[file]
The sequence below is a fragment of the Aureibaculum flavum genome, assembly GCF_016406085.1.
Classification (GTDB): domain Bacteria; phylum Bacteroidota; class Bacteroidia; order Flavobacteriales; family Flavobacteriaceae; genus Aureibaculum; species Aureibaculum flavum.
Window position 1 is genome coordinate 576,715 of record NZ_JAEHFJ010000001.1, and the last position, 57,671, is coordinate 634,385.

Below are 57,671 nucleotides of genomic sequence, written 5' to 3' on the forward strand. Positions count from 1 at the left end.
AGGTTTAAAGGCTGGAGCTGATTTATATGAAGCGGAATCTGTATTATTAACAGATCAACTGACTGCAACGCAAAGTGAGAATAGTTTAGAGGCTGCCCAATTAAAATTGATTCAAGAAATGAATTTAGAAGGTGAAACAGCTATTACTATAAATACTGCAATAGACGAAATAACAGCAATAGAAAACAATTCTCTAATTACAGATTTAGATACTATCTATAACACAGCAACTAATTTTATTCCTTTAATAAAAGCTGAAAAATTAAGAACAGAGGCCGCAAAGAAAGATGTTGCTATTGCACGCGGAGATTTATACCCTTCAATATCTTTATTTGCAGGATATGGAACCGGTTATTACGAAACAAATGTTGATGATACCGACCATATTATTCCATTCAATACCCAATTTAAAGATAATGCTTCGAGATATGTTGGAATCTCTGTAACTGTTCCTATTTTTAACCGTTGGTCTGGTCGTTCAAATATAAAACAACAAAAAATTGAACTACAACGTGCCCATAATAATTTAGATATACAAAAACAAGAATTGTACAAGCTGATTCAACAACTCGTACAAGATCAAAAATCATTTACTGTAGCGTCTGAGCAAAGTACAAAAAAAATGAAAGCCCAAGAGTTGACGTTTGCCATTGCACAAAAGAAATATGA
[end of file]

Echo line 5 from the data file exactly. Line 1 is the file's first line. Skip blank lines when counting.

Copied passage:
AGGTTTAAAGGCTGGAGCTGATTTATATGAAGCGGAATCTGTATTATTAACAGATCAACTGACTGCAACGCAAAGTGAGAATAGTTTAGAGGCTGCCCAATTAAAATTGATTCAAGAAATGAATTTAGAAGGTGAAACAGCTATTACTATAAATACTGCAATAGACGAAATAACAGCAATAGAAAACAATTCTCTAATTACAGATTTAGATACTATCTATAACACAGCAACTAATTTTATTCCTTTAATAAAAGCTGAAAAATTAAGAACAGAGGCCGCAAAGAAAGATGTTGCTATTGCACGCGGAGATTTATACCCTTCAATATCTTTATTTGCAGGATATGGAACCGGTTATTACGAAACAAATGTTGATGATACCGACCATATTATTCCATTCAATACCCAATTTAAAGATAATGCTTCGAGATATGTTGGAATCTCTGTAACTGTTCCTATTTTTAACCGTTGGTCTGGTCGTTCAAATATAAAACAACAAAAAATTGAACTACAACGTGCCCATAATAATTTAGATATACAAAAACAAGAATTGTACAAGCTGATTCAACAACTCGTACAAGATCAAAAATCATTTACTGTAGCGTCTGAGCAAAGTACAAAAAAAATGAAAGCCCAAGAGTTGACGTTTGCCATTGCACAAAAGAAATATGA